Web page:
British support services and building firm Interserve said it was still waiting for an expected jump in austerity led outsourcing work, as it posted a 4.6 percent rise in 2011 profit.

Interserve, whose services range from cleaning stores at Sainsbury's to building shopping malls in the Middle East, said that despite reasonable opportunities it had yet to see the big shift in thinking towards outsourcing, particularly among local authorities, that many analysts had predicted would come from tough government austerity measures.

The group said on Wednesday that underlying pretax profit for 2011 was 72.8 million pounds ($115.30 million).

Across its three divisions, revenues in its support services division were flat, while a 10 percent rise in equipment services was largely negated by a slump in its construction arm where many markets remain subdued internationally.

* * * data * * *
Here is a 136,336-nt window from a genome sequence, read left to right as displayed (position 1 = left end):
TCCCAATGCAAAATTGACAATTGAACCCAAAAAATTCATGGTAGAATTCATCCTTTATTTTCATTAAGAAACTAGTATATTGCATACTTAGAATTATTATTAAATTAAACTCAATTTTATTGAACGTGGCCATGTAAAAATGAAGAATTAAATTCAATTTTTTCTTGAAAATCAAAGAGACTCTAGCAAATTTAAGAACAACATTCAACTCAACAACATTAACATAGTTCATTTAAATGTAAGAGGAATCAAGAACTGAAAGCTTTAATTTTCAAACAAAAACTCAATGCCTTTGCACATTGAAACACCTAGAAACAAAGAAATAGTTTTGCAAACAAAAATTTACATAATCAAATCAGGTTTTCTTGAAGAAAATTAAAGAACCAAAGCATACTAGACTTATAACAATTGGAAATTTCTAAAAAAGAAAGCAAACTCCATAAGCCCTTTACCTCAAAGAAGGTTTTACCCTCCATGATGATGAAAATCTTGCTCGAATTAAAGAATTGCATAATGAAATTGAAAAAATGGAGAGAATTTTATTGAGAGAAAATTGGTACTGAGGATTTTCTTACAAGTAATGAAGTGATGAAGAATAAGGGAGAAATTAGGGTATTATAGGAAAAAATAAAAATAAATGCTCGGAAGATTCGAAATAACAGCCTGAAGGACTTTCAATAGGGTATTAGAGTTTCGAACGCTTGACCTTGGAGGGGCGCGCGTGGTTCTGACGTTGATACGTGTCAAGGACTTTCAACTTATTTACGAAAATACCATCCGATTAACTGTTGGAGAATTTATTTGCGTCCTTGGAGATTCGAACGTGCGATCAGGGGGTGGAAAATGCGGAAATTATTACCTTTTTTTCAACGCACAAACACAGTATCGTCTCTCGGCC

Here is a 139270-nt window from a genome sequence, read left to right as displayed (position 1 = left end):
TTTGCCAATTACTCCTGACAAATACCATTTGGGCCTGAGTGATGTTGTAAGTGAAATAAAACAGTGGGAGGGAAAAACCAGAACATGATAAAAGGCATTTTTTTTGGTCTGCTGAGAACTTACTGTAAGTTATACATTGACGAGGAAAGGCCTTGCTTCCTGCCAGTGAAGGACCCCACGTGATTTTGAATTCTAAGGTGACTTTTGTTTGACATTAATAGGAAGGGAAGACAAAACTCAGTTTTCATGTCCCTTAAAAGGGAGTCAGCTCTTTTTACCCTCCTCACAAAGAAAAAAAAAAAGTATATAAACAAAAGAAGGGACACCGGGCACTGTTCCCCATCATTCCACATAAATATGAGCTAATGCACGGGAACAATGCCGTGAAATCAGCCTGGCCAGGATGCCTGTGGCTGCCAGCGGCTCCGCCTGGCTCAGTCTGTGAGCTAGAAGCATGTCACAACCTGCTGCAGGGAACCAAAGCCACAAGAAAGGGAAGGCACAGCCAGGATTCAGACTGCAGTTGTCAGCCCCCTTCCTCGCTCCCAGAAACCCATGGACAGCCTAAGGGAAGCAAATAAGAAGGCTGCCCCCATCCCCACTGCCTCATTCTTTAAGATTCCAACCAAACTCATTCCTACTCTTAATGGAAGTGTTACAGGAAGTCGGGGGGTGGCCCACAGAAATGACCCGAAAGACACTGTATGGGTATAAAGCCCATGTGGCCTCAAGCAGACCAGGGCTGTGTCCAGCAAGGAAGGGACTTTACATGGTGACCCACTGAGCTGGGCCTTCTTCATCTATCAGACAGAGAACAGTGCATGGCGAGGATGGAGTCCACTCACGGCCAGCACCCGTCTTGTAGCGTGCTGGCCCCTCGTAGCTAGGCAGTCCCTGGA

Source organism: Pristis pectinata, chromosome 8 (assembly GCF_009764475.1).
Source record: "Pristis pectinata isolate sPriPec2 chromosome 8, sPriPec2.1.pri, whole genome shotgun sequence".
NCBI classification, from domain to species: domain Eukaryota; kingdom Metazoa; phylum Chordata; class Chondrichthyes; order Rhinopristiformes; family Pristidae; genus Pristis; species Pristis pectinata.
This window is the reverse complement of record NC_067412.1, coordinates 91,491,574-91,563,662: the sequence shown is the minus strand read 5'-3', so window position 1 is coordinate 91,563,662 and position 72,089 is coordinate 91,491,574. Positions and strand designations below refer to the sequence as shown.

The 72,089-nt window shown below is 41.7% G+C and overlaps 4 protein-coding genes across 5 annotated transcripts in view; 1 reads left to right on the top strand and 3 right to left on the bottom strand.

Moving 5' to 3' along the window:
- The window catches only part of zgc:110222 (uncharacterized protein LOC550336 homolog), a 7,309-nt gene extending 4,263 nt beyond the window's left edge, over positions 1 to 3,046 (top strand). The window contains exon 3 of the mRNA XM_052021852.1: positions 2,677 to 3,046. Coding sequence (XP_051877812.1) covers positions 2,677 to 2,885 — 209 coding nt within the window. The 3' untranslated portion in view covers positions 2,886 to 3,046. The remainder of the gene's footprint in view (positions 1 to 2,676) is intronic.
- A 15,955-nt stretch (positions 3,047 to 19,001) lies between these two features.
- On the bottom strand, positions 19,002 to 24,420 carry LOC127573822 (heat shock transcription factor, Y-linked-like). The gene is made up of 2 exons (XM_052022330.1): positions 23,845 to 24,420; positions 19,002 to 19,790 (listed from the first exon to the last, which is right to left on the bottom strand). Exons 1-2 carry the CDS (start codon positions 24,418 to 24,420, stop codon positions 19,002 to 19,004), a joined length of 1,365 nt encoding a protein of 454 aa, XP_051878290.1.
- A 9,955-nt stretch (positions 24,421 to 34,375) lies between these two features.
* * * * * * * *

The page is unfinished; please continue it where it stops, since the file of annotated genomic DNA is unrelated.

Its full-year profit compared to a consensus of 72 million pounds pretax profit, according to analysts at Peel Hunt.

The firm, which employs around 50,000 staff and won over 2 billion pounds of work in 2011, said it had a forward order book of 5.6 billion pounds and expected a stable 2012 as it chased work in new markets such as justice.

Shares in the FTSE 250 listed firm, which raised its full-year dividend by 5.6 percent to 19 pence, closed at 292 pence on Tuesday, valuing the business at around 380 million pounds. ($1 = 0.6314 British pounds)

(Reporting by Neil Maidment; editing by James Davey)